Developmental challenges often interfere with a student’s learning, emotional experiences, behavioral responses, and social connections. This can result in stress and anxiety that further inhibits attentional focus and learning. In addition, students who struggle in school will frequently feel low self-confidence, have a poor self-image, and lack self-esteem, which deteriorate their learning potential even more. This becomes a vicious cycle of learning and/or social difficulties that trigger stress and anxiety, which then leads to lowered self-confidence that interferes with the belief in one’s ability needed for optimistic learning.
To break this vicious cycle in academic settings, two goals must be achieved:
- Educators are made aware of specific triggers to anxiety and given effective tools to help a student overcome them;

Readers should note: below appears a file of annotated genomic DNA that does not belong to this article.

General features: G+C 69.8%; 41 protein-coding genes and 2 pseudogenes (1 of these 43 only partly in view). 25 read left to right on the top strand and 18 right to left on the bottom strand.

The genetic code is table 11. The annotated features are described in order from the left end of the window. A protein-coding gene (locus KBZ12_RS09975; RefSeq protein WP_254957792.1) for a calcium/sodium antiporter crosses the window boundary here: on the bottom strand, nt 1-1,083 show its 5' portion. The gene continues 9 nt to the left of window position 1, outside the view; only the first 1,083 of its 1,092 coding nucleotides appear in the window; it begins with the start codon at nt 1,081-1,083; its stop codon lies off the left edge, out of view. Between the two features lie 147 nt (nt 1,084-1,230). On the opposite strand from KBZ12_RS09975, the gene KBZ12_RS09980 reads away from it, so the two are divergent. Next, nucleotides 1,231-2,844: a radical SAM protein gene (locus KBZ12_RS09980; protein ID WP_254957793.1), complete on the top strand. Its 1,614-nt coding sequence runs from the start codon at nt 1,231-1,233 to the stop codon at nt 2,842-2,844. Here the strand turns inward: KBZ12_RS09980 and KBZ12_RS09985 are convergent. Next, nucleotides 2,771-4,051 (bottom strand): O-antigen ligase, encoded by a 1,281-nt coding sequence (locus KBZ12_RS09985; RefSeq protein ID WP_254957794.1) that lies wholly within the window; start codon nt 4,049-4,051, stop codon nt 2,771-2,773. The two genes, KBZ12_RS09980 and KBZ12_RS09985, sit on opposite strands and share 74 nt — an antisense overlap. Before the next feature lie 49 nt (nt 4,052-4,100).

- Students are provided with developmentally appropriate, experiential thinking activities that reinforce an “ah-ha, I can do it” attitude.
Since achievements in these early years determine self-esteem and self-efficacy in future endeavors, it is crucial to acquire strategies to eliminate anxiety and foster success. This workshop addresses the learning and social challenges associated with anxiety, and provides specific developmental thinking games that result in an “I believe in me” attitude needed for improved self-confidence and lowered anxiety.